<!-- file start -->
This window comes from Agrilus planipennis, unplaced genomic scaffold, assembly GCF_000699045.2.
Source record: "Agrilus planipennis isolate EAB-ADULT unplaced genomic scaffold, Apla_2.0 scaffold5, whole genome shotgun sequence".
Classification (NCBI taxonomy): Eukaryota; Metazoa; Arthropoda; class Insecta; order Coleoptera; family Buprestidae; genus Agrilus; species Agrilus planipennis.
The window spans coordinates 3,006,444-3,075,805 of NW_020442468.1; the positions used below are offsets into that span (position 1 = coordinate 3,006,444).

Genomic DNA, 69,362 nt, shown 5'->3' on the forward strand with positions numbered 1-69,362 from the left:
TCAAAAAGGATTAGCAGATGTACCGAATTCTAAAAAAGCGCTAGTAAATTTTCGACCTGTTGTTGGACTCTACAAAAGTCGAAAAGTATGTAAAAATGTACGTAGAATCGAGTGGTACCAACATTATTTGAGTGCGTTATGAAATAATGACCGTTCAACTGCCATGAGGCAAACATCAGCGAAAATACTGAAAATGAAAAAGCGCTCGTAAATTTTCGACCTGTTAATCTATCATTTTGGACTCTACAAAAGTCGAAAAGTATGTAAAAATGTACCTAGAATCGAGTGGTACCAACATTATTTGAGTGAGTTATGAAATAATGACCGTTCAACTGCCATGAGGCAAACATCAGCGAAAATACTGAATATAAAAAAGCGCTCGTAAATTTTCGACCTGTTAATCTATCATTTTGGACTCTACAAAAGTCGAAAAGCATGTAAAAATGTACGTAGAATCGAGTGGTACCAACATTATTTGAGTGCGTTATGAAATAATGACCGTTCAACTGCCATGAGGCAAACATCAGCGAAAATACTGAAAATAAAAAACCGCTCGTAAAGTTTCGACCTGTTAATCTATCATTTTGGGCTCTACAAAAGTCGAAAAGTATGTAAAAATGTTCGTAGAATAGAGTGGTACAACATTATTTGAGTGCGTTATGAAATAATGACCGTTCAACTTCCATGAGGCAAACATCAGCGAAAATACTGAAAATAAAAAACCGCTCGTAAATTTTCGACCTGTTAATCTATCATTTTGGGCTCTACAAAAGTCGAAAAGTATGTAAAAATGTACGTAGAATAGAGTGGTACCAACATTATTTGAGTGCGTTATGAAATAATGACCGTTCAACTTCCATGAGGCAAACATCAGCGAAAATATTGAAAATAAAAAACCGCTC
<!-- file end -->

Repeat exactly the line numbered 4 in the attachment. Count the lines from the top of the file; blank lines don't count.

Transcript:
The window spans coordinates 3,006,444-3,075,805 of NW_020442468.1; the positions used below are offsets into that span (position 1 = coordinate 3,006,444).